Skip to comments.Plan Could Cut Social Security for Young Workers
Posted on 01/04/2005 12:46:03 PM PST by RetiredArmy
Plan Could Cut Social Security for Young Workers
Tuesday, Jan. 4, 2005
WASHINGTON Future Social Security benefits could be cut almost in half for some younger workers under a plan President Bush is considering for overhauling the nation's retirement system.
Bush so far has refused to discuss the difficult financial trade-offs that would be required to remake the system to let younger workers divert some of their payroll taxes into personal investment accounts. He has said he will use as a model proposals from his 2001 Social Security commission to craft a proposal that Congress will consider this year. Under the commission plan that lawmakers said Tuesday was being discussed as the framework for the overhaul, Social Security benefits for younger workers would be cut by 0.9 percent to 45.9 percent from traditional benefits. Investments in the personal accounts would be counted on to make up the loss in income.
Supporters of Bush's idea argue that the current projected level of traditional benefits is not guaranteed in any case, and they note that the Social Security system is projected to start running a shortfall in 2042.
``Social Security has promised to pay benefits way in excess of what it's going to be able to pay,'' said David John, Social Security senior analyst at the Heritage Foundation.
But opponents claim the Bush administration is exaggerating the problem. The retirement system will be able to pay full promised benefits until 2042, and then will be able to cover about 73 percent, they say.
``The Bush administration has finally acknowledged that the centerpiece of its plan to radically overhaul Social Security is a benefit cut of more than 40 percent in the coming decades for every American senior,'' said House Democrat leader Nancy Pelosi, D-Calif. ``This is the equivalent of forcing seniors today to live at a 1940s standard of living.''
But Senate Majority Leader Bill Frist, R-Tenn., said any change to the system would not affect current retirees. ``Young people today recognize it's their money they're putting into Social Security,'' Frist said Tuesday on CNN. ``They own that money. They would like to be able to invest in personal accounts if they want to, a nest egg that can help them in later retirement.''
Cuts would occur by changing the formula used to calculate benefits to address the system's future shortfall. The growth in benefits would be slowed dramatically by tying them to inflation rates instead of wages. The rate of inflation grows more slowly than wages over a person's lifetime.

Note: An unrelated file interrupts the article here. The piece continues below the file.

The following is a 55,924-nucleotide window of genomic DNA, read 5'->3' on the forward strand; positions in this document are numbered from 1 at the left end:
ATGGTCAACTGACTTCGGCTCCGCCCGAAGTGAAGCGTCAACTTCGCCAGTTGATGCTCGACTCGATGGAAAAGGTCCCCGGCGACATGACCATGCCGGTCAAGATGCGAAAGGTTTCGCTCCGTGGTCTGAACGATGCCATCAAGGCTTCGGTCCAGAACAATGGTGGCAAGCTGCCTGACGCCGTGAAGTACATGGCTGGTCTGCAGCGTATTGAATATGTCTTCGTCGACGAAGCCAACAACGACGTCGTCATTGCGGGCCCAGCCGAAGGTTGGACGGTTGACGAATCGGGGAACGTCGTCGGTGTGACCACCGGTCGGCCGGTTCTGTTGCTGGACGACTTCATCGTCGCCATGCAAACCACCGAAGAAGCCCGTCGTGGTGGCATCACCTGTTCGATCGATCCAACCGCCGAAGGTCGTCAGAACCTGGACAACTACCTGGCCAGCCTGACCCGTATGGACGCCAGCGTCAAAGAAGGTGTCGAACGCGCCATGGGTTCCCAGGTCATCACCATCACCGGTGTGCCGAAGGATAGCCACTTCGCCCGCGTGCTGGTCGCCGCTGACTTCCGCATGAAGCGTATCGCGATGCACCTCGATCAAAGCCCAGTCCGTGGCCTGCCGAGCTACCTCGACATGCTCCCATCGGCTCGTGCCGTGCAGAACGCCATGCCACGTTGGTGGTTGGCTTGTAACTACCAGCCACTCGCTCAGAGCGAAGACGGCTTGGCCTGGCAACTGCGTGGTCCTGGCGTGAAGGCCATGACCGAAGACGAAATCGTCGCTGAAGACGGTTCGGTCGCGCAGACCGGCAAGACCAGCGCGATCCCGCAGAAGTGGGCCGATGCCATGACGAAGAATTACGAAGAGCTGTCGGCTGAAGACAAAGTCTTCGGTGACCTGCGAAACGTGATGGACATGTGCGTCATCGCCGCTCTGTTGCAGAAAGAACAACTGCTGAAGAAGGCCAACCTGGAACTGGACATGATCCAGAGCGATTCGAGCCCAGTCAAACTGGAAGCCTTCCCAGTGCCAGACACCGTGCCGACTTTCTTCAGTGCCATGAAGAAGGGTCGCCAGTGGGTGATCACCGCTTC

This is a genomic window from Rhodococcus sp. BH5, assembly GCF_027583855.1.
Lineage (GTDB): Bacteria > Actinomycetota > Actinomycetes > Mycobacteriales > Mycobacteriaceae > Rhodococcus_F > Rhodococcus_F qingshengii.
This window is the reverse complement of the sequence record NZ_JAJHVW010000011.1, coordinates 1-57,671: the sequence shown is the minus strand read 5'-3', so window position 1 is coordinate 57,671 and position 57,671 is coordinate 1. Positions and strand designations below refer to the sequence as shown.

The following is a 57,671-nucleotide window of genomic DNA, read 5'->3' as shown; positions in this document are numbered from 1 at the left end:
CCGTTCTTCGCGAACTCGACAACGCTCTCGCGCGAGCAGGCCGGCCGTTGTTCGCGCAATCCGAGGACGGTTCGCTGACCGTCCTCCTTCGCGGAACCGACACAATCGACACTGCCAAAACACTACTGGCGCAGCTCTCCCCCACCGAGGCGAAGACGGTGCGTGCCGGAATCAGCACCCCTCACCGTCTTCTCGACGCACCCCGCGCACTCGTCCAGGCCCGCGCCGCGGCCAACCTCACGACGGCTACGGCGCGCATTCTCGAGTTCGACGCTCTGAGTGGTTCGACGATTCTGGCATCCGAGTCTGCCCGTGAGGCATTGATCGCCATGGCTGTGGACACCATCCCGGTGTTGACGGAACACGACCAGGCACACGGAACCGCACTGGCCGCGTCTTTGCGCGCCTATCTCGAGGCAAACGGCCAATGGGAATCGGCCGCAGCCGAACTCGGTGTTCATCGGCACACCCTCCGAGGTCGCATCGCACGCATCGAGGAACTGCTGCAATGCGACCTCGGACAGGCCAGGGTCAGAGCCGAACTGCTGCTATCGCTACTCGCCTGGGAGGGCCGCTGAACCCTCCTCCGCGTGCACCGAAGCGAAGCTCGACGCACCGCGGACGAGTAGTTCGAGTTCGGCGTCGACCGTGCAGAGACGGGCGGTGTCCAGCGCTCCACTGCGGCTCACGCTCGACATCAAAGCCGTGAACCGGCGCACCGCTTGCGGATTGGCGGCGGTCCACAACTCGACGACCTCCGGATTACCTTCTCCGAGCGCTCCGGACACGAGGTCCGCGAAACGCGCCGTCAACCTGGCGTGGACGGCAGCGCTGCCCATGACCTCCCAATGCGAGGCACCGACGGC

For example, a person retiring at age 65 in 2021 with a two-earner income of $35,277 is promised $1,194 in monthly benefits, in 2001 dollars. If the formula is changed, the monthly benefit would be reduced by 0.9 percent to about $1,088 a month.
The younger the worker, the more dramatic the cuts. For a person retiring at age 75 in 2075, the monthly promised benefit of $2,032 would be cut by 45.9 percent to $1,099 a month. Investments in the personal account would be expected to make up the difference.
Well of course it would be cut, they will have a part of what they would have got in a savings account somewhere. Where is the news in this?
Ummm...someone needs to invest in a calculator.
Wow thats pretty high figure for benefits. Last I heard the highest was about $500 to $1500 for an average earner isnt it? It certainly isn't something that you can negotiate.
They miscalculated the amount in the paragraph above, as well. Or they think that .9% = 9%.
My wife and I both hope we can get our money out of this ponxy scheme. We woulf love to invest it our way. And yes we are investing and planning a retirement based on the assumption that SS will not be there.
$2,032-$1,099 = $933/$2,032 = 45.9%
I'd let them keep all of mine to date if they'd let me out now...
Nancy Pelosi, Dumbass-Calif. ``This is the equivalent of forcing seniors today to live at a 1940s standard of living.''
..it was never supposed to be to enough to retire on, it was to be as it was called, "supplemental" income.
Senate Majority Leader Bill Frist, R-Tenn., ``Young people today recognize it's their money they're putting into Social Security,'' Frist said Tuesday on CNN. ``They own that money."
He's wrong, too . Any money that goes to Washington has a great chance of never coming back.ever.
Someone = ravingnutter. ;O)
20 yrs from now the young who will be told to shoulder this burden might not have too many ethics that will get in the way of senior abortions...voluntary or otherwise...
How about just raising the retirement age one month every year?
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I love how Pelosi glosses over the fact that to keep things as they are, she'd force people who are still paying into the system to live at a 1940s standard of living.
I am with you--don't reform it with these stupid accounts. END IT NOW. LET US OUT! YOU CAN KEEP ALL THE MONEY, and even cash out the seniors with big fat checks! JUST LET US GO!
Even Ponzi didn't MAKE people pay in at the point of a gun.
Honestly, even if it does-ha ha-get FIXEd, there is certainly no harm in planning as if it wouldn't, that's for sure. Too many people are putting all their eggs into one basket, all right.
If you max out your deposit to $12K a year and get even a few points of match then you are looking at close to $15K a year. In seven years that's $150K, 14 years it's $450K, in 21 years it's over a million and in 28 years you have $2.2 million.
The government can keep my SS provided they let my taxes go on my retirement accounts. My goal is to retire before 60 with about $3 mil in today's money and the value of my current house paid for.
Even if the social security money wasn't invested, just having it in savings and building up would make quite a little nest egg.
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